The government wants to know EVERYTHING and I mean everything.
Not only do they want to track your vaccination status to allow you into public areas, but they also want to know who, how, and where your money is going.
Beginning on January 1, third-party payment services, such as PayPal, Venmo, Cash App, and Zelle that receive payments for goods and services totaling $600 or more must record such payments to the Internal Revenue Service (IRS).
So much for privacy, right?
Starting today the IRS will require Venmo, PayPal and Cash App to report ALL transactions of $600 or more. You thought this was squashed, NOPE. https://t.co/EHcDWawng3
— K Scott (@KScott21623546) January 5, 2022
The American Rescue Plan was pushed forward by the Democrats in 2021 without ONE Republican vote was able to modify the criteria in reporting money sent or received.
Certain transactions involving third-party payment platforms must be reported on 1099-K forms by the third-party payment platforms.
In prior years, if the users’ gross revenue from goods and service transactions exceeded $20,000 or if they had more than 200 such transactions in a calendar year, the applications were obliged to report to the Internal Revenue Service (IRS).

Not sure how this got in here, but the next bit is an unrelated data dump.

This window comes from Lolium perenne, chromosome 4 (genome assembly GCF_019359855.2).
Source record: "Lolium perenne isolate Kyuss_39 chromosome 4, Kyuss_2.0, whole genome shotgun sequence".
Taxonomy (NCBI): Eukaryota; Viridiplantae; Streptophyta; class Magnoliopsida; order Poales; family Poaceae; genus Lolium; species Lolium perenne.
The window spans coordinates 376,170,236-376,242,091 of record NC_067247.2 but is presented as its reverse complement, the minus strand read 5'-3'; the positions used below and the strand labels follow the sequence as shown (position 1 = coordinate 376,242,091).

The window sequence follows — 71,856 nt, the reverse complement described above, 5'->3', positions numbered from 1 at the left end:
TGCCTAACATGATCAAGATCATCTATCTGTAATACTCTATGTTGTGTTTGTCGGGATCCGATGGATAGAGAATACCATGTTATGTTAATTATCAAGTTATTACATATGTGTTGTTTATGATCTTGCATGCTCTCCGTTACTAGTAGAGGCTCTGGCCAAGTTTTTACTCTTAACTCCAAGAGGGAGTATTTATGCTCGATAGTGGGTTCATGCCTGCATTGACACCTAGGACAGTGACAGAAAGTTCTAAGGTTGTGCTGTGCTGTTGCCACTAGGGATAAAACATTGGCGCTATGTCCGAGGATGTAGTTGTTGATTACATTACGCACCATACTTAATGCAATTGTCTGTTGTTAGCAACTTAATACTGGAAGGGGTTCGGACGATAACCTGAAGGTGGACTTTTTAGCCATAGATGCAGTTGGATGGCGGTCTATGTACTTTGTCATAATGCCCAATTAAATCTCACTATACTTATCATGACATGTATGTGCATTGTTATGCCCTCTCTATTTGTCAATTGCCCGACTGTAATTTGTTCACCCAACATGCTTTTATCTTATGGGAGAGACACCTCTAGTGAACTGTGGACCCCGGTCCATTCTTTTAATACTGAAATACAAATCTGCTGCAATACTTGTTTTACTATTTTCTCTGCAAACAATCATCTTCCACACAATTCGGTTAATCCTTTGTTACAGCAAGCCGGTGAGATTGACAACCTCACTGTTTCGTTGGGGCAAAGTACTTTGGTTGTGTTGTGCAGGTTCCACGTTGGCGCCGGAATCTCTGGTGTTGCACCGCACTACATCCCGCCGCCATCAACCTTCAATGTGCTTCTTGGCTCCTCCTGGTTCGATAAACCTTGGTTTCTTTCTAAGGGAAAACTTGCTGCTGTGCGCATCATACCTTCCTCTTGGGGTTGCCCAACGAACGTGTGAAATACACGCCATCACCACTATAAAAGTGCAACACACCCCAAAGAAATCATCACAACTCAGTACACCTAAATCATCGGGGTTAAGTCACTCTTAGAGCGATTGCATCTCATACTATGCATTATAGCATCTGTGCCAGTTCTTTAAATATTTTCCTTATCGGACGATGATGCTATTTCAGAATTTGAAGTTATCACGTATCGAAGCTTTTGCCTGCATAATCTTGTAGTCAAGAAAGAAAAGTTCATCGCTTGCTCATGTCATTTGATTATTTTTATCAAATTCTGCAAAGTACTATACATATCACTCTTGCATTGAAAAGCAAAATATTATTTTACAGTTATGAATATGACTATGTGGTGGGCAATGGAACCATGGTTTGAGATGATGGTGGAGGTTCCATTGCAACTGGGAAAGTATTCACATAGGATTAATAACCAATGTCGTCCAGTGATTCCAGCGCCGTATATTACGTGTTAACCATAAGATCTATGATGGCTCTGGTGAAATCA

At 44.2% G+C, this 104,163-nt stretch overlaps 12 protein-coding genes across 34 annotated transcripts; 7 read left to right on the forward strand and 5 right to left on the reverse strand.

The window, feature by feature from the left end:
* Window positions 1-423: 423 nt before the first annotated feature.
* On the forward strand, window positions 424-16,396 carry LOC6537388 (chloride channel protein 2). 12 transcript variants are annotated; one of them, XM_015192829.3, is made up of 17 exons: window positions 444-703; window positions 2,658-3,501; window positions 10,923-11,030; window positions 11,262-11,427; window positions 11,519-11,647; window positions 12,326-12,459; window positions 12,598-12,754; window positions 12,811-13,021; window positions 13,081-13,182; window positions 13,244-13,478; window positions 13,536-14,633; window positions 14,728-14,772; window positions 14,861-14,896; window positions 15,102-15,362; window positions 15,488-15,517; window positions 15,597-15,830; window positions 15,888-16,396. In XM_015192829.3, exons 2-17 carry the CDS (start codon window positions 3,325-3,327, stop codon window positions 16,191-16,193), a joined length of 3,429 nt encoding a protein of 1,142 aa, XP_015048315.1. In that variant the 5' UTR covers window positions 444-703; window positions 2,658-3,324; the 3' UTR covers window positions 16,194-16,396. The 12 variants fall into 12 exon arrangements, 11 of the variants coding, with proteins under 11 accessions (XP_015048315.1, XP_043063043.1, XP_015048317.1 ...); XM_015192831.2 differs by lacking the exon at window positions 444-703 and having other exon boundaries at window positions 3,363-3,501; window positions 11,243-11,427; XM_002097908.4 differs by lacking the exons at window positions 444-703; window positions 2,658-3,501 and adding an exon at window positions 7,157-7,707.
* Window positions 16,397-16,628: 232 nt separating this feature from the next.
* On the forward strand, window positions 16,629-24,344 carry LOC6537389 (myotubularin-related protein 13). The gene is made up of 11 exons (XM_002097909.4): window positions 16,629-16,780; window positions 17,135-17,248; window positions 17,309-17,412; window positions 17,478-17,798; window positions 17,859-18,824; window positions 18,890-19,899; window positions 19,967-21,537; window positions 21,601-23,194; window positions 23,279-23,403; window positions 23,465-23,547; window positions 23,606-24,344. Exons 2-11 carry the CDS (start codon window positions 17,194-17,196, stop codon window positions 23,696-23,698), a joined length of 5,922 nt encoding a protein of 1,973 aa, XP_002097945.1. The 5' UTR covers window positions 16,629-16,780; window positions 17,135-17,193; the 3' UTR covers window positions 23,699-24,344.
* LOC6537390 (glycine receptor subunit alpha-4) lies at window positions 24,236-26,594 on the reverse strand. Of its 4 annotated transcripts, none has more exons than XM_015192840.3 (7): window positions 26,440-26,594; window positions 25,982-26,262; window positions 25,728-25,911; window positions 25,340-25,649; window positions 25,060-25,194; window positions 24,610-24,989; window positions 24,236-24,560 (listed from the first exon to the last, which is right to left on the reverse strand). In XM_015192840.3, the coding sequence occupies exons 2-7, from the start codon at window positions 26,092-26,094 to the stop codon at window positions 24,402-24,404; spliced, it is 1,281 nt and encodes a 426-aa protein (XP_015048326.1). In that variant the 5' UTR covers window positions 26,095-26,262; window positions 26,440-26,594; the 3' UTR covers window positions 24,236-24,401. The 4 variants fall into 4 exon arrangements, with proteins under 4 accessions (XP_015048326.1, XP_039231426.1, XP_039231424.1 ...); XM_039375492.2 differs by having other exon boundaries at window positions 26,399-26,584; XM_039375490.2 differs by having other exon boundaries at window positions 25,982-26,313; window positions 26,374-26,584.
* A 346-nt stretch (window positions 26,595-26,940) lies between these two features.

Users of payment applications may be forced to supply extra information as a result of the lower threshold being implemented. If the user’s Employer Identification Number (EIN), Individual Tax Identification Number (ITIN), or Social Security Number (SSN) is not already on file, the user may be prompted to give it.
Payments made between members of the same family or group of friends are exempt from the restriction.
According to a statement released by PayPal in November 2021, “This new Threshold Change is currently only for payments received for goods and services transactions, so this does not include things like paying your family or friends back using PayPal or Venmo for dinner, gifts, shared trips, or other similar transactions.”
Looks like we need to get back to good ole’ bartering and cash again, right?